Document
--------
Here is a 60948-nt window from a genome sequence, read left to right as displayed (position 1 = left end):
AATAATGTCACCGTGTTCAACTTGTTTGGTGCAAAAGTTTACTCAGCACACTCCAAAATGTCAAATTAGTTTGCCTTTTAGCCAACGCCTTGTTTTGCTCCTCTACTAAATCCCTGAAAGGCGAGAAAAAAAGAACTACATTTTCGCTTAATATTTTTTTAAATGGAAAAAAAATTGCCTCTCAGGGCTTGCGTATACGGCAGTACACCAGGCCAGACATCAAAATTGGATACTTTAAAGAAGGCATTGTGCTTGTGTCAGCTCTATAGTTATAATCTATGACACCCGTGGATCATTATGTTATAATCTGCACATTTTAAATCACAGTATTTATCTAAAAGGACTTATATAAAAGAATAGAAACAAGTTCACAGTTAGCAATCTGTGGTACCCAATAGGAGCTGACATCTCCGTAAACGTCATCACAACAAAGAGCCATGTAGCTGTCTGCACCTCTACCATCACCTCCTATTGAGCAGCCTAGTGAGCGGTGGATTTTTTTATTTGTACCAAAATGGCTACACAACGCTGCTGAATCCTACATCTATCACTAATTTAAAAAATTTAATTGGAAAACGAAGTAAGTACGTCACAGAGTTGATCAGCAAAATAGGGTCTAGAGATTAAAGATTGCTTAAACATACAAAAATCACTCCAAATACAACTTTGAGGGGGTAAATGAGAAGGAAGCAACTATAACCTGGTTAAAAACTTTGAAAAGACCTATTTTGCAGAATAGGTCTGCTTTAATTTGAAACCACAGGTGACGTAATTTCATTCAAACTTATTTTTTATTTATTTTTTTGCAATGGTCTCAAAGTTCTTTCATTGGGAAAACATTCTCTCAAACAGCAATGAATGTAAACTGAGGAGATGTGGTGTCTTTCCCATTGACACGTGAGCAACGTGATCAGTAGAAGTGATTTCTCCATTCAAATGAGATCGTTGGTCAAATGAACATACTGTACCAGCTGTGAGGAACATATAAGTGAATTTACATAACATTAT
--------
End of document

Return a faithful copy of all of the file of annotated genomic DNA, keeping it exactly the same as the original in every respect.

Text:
Here is a 60948-nt window from a genome sequence, read left to right as displayed (position 1 = left end):
AATAATGTCACCGTGTTCAACTTGTTTGGTGCAAAAGTTTACTCAGCACACTCCAAAATGTCAAATTAGTTTGCCTTTTAGCCAACGCCTTGTTTTGCTCCTCTACTAAATCCCTGAAAGGCGAGAAAAAAAGAACTACATTTTCGCTTAATATTTTTTTAAATGGAAAAAAAATTGCCTCTCAGGGCTTGCGTATACGGCAGTACACCAGGCCAGACATCAAAATTGGATACTTTAAAGAAGGCATTGTGCTTGTGTCAGCTCTATAGTTATAATCTATGACACCCGTGGATCATTATGTTATAATCTGCACATTTTAAATCACAGTATTTATCTAAAAGGACTTATATAAAAGAATAGAAACAAGTTCACAGTTAGCAATCTGTGGTACCCAATAGGAGCTGACATCTCCGTAAACGTCATCACAACAAAGAGCCATGTAGCTGTCTGCACCTCTACCATCACCTCCTATTGAGCAGCCTAGTGAGCGGTGGATTTTTTTATTTGTACCAAAATGGCTACACAACGCTGCTGAATCCTACATCTATCACTAATTTAAAAAATTTAATTGGAAAACGAAGTAAGTACGTCACAGAGTTGATCAGCAAAATAGGGTCTAGAGATTAAAGATTGCTTAAACATACAAAAATCACTCCAAATACAACTTTGAGGGGGTAAATGAGAAGGAAGCAACTATAACCTGGTTAAAAACTTTGAAAAGACCTATTTTGCAGAATAGGTCTGCTTTAATTTGAAACCACAGGTGACGTAATTTCATTCAAACTTATTTTTTATTTATTTTTTTGCAATGGTCTCAAAGTTCTTTCATTGGGAAAACATTCTCTCAAACAGCAATGAATGTAAACTGAGGAGATGTGGTGTCTTTCCCATTGACACGTGAGCAACGTGATCAGTAGAAGTGATTTCTCCATTCAAATGAGATCGTTGGTCAAATGAACATACTGTACCAGCTGTGAGGAACATATAAGTGAATTTACATAACATTAT